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The Strike at Venezuela's Sidor

By Veneconomy

Since last Thursday, 6,000 workers at Siderúrgica del Orinoco (Sidor) have been on the 300th strike in the company’s history. This time they are striking indefinitely for payment of 15% of net profits. With 92 hours clocked up so far, the stoppage is costing the company $3 million a day, according to calculations by Maritza Izaguirre, the steel company’s executive president.

The workers’ claims have to do with the Employee Participation Program, implemented six years ago. This program granted the workers a 20% shareholding in the company, to be administered by Bandes, which comes under the Finance Ministry.

According to Sidor’s president there is some confusion over the amount that the company should distribute from the end-of-year profits. The Venezuelan State (CVG-Bandes) holds 40 percent of the Amazonia Consortium (Hylsamex, Techint, Usiminas, and Sivensa), 20 percent of which belongs to the workers.” Sidor already made extraordinary payments to public sector shareholders in December and March. The workers are entitled to part of the profits under the program and their collective employment contract. However, it is the government that is in charge of distributing those profits through Bandes, not the company. Sidor is waiting for the decision by the Labor Inspectorate on the company’s request, filed on Friday, for it to declare the strike illegal on the grounds that the timeframes for calling it were not complied with.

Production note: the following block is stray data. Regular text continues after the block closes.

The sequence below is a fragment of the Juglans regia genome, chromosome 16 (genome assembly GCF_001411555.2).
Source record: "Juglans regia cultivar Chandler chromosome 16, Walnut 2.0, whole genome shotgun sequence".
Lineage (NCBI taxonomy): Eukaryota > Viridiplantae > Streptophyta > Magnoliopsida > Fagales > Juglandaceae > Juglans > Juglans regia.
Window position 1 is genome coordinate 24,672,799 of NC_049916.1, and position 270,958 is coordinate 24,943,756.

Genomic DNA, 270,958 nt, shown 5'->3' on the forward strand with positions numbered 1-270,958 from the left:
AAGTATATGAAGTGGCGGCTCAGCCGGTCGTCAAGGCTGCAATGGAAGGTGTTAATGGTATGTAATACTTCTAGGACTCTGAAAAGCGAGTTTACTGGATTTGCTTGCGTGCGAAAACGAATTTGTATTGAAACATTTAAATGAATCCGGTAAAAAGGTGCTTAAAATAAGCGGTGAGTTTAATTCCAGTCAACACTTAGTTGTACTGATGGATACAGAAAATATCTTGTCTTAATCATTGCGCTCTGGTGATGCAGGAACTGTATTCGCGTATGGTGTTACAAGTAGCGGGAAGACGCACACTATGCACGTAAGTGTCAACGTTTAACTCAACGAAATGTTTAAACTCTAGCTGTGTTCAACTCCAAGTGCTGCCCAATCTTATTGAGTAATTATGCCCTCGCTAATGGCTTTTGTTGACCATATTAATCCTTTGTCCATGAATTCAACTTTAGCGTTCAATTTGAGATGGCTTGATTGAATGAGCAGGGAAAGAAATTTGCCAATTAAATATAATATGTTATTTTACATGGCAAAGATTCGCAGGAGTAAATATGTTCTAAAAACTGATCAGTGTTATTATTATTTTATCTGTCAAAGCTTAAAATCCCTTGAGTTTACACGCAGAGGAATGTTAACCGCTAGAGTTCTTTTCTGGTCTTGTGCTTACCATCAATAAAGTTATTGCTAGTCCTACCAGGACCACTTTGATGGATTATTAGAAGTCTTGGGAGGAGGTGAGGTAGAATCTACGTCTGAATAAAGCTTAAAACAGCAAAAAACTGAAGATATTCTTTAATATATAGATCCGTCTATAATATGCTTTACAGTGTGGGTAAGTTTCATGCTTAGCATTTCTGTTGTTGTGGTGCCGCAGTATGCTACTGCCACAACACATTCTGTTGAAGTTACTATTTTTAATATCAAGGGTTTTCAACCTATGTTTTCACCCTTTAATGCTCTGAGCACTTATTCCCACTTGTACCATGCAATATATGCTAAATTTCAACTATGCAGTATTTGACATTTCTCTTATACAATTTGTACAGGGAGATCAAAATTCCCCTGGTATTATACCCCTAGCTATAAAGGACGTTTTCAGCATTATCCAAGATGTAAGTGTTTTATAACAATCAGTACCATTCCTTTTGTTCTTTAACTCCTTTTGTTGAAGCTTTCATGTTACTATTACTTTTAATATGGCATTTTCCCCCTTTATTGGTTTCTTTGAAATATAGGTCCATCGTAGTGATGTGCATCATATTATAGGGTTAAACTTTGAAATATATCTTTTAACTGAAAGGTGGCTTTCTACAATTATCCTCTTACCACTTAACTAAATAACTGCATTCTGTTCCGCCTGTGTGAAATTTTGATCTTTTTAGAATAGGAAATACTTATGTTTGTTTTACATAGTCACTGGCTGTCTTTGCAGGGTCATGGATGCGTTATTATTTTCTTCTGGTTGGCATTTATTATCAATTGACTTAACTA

The workers themselves are also questioning the legality of the strike. Some are of the opinion that the whole thing is an exercise in “political proselytism” on the part of Ramón Machuca, candidate to governor of Bolívar State and also president of Sutiss, the local trade union that is heading up the strike. Machuca justifies the measure, maintaining that the claim is completely legal and that the company wants to pit the trade union against central government by alleging that it is the State that holds the shares.

Meanwhile, the gates of Sidor remain closed at a time when the company was just getting back on its feet thanks to a recovery in steel prices on the international markets. It is not only the company that is being adversely affected; its partners are also suffering –the State among them- since they are not receiving any income, as are the workers, who are not getting paid. Once again, everyone will suffer losses that looked as though they were a thing of the past.

It is possible that Ramón Machuca will go down in history as the only man in this “process” who managed to bring the government, the private sector, and the workers to a standstill all at the same time.



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